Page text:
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Flammarion engraving - Wikipedia
A traveller puts his head under the edge of the firmament in the original (1888) printing of the Flammarion engraving.
art  classic  wiki  history  philosophy  science  enlightenment-renaissance-restoration-reformation  mystic  religion  christianity  eden-heaven  sky  myth  tip-of-tongue 
6 weeks ago by nhaliday
More arguments against blockchain, most of all about trust - Marginal REVOLUTION
Auditing software is hard! The most-heavily scrutinized smart contract in history had a small bug that nobody noticed — that is, until someone did notice it, and used it to steal fifty million dollars. If cryptocurrency enthusiasts putting together a $150m investment fund can’t properly audit the software, how confident are you in your e-book audit? Perhaps you would rather write your own counteroffer software contract, in case this e-book author has hidden a recursion bug in their version to drain your ethereum wallet of all your life savings?

It’s a complicated way to buy a book! It’s not trustless, you’re trusting in the software (and your ability to defend yourself in a software-driven world), instead of trusting other people.
econotariat  marginal-rev  links  commentary  quotes  bitcoin  cryptocurrency  blockchain  crypto  trust  money  monetary-fiscal  technology  software  institutions  government  comparison  cost-benefit  primitivism  eden-heaven 
april 2018 by nhaliday
Hubris - Wikipedia
Hubris (/ˈhjuːbrɪs/, also hybris, from ancient Greek ὕβρις) describes a personality quality of extreme or foolish pride or dangerous overconfidence.[1] In its ancient Greek context, it typically describes behavior that defies the norms of behavior or challenges the gods, and which in turn brings about the downfall, or nemesis, of the perpetrator of hubris.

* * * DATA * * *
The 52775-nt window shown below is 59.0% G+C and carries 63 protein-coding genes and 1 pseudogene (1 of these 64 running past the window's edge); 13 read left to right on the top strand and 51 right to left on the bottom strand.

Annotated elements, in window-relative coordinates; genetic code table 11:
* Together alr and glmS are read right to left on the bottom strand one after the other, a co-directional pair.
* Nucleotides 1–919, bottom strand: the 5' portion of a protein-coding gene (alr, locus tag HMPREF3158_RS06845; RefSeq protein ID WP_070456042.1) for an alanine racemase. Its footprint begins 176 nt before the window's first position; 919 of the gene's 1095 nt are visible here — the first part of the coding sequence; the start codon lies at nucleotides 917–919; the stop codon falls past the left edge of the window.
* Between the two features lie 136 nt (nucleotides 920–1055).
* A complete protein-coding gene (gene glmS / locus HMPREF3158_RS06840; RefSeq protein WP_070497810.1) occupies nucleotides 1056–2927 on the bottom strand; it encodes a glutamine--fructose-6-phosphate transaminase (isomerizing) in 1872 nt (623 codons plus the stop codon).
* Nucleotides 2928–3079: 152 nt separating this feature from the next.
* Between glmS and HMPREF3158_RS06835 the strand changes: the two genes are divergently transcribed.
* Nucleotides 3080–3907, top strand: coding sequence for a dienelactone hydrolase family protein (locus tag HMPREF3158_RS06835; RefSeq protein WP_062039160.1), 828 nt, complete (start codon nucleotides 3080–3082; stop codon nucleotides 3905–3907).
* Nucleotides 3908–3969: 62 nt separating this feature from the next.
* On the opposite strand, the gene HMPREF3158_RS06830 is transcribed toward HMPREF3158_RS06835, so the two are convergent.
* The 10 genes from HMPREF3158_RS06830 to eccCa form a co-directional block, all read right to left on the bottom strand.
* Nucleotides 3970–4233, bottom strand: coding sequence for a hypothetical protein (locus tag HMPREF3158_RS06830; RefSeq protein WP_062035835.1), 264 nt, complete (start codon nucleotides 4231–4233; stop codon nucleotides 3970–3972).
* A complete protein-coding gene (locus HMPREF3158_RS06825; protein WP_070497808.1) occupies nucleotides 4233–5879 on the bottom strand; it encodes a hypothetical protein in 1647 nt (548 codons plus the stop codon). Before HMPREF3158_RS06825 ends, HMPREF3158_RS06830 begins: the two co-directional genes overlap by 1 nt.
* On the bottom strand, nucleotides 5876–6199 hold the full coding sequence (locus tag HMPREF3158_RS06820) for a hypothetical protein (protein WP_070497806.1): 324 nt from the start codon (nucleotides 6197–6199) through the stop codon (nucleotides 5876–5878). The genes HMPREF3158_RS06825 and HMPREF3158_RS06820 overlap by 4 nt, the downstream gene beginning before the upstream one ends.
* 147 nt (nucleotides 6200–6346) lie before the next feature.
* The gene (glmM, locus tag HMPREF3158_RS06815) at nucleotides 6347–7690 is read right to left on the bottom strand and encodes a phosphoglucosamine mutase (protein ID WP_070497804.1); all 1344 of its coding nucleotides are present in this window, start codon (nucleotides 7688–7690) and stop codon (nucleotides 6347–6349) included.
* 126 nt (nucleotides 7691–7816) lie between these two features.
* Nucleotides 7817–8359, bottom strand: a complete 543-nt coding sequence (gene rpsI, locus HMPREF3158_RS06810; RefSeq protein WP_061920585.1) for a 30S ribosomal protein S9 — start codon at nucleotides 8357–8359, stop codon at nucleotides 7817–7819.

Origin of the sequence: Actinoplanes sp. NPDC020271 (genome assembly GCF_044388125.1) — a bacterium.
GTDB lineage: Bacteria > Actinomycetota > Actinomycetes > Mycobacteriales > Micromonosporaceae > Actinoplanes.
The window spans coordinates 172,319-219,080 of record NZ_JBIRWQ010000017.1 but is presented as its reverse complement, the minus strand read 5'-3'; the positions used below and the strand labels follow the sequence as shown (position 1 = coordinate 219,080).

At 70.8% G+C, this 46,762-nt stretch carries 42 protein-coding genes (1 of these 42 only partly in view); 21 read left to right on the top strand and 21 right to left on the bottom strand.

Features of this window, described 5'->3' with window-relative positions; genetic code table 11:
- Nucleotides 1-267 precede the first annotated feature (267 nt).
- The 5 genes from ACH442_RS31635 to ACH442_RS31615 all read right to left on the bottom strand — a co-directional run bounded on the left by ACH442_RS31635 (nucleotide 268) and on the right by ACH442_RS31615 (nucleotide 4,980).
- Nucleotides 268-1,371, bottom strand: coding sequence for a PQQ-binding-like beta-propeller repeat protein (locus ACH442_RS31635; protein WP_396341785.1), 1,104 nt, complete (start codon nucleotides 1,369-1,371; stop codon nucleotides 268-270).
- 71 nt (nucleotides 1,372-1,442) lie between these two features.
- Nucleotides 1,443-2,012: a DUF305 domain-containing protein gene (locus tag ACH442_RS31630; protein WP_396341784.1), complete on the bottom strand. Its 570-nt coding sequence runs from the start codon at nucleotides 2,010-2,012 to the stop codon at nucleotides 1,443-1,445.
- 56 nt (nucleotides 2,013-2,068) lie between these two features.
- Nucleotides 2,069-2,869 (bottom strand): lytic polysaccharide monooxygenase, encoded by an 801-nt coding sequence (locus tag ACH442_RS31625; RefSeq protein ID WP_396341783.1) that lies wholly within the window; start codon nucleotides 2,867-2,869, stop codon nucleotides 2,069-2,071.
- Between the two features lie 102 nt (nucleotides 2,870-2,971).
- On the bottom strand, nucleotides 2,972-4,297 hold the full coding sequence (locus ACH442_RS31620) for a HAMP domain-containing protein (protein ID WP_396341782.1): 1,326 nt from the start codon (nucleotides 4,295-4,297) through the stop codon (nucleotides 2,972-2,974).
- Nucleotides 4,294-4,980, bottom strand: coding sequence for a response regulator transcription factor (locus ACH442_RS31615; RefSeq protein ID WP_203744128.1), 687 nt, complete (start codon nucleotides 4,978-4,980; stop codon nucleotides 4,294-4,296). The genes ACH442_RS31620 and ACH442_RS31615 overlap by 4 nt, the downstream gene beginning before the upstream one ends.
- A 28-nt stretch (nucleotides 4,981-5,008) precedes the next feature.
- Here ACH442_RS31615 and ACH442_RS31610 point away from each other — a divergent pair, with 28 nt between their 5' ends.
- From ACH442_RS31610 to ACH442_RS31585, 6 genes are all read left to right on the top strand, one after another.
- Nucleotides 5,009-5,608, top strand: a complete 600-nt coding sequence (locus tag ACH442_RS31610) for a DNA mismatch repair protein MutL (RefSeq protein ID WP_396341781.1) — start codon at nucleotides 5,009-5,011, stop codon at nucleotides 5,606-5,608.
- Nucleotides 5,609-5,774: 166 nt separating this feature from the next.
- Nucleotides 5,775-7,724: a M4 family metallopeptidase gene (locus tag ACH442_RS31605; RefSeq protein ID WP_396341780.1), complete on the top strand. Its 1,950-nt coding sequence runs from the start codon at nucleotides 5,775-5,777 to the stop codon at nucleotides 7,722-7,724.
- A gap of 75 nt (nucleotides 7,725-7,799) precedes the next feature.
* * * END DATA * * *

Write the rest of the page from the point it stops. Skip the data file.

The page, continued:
In ancient Greek, hubris referred to actions that shamed and humiliated the victim for the pleasure or gratification of the abuser.[3] The term had a strong sexual connotation, and the shame reflected upon the perpetrator as well.[4]

Violations of the law against hubris included what might today be termed assault and battery; sexual crimes; or the theft of public or sacred property. Two well-known cases are found in the speeches of Demosthenes, a prominent statesman and orator in ancient Greece. These two examples occurred when first Midias punched Demosthenes in the face in the theatre (Against Midias), and second when (in Against Conon) a defendant allegedly assaulted a man and crowed over the victim. Yet another example of hubris appears in Aeschines' Against Timarchus, where the defendant, Timarchus, is accused of breaking the law of hubris by submitting himself to prostitution and anal intercourse. Aeschines brought this suit against Timarchus to bar him from the rights of political office and his case succeeded.[5]

In ancient Athens, hubris was defined as the use of violence to shame the victim (this sense of hubris could also characterize rape[6]). Aristotle defined hubris as shaming the victim, not because of anything that happened to the committer or might happen to the committer, but merely for that committer's own gratification:

to cause shame to the victim, not in order that anything may happen to you, nor because anything has happened to you, but merely for your own gratification. Hubris is not the requital of past injuries; this is revenge. As for the pleasure in hubris, its cause is this: naive men think that by ill-treating others they make their own superiority the greater.[7][8][9]